“Still Life with Guns”
by Molly Rose Quinn

it’s in the math room
when the boys
fantasize first
about the black girl
called Frankie who shot
herself with her toes
around the trigger.
the boys slump
at their desks
in wrinkled khaki
and muddy boots,
they flick their thick
unwashed hair back
and rub their tongues
over fever blisters.
after death
Frankie wore ribbons
on her skull and tied them
around other things
like nightmares.
Frankie she was called
and she was a black
girl with a white mom
and she was buried
at The Lawn at Idlewild.
she used to fuck a girl
called Emy who had
some unknown disability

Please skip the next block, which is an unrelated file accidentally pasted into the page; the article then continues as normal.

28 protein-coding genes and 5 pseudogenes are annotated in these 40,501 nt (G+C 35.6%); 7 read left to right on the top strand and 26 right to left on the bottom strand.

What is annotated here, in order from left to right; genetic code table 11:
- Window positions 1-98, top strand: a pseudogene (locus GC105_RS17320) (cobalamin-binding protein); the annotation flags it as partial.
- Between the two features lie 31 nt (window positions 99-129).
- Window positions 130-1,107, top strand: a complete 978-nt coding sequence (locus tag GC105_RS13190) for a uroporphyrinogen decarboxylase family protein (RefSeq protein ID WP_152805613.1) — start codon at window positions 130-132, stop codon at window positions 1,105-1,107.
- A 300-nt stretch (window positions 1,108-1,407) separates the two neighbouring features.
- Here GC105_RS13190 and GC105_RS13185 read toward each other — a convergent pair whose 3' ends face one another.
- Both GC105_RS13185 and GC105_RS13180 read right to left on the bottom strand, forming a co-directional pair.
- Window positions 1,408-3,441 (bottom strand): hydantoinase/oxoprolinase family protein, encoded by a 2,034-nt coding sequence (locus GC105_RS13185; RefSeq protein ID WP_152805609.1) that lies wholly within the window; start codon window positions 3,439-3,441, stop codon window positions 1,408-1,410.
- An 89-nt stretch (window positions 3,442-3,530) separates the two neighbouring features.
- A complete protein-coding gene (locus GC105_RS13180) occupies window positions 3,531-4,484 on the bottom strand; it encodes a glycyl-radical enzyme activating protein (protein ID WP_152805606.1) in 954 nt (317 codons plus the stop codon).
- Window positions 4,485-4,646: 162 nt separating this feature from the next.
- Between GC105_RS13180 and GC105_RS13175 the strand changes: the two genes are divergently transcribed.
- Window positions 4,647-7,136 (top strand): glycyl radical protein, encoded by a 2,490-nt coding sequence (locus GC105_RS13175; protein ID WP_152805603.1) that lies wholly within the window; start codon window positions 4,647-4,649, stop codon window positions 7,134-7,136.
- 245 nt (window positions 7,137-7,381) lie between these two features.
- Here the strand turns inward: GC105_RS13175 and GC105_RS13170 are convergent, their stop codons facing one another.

and wore tweed coats
to school even on a hot day.
the boys they never knew
Frankie till she died
though they talked
about her then
and all the time
and later on.
they stomped
their lanky legs,
they served detention,
they drank in barns.
and they dreamed about
Frankie’s knobby shoulders
and the hairs on her neck.
we say: she found
the way out. and we
blame her for nothing.
the summer after Frankie
curled her big toes
around that shot gun,
I bring all those
nasty southern boys
into my bedroom and run
my tongue over them,
closing my eyes
so I can’t see
Frankie’s floating head
outside the windows.

 

Molly Rose Quinn was raised in Memphis, Tennessee, where this poem takes place. She holds an MFA in Poetry from Sarah Lawrence College, where she was the Editor-in-Chief of LUMINA. She lives in Brooklyn, where she is a poetry editor for The Fiddleback and teaches writing to teenagers with The Sackett Street Writers’ Workshop.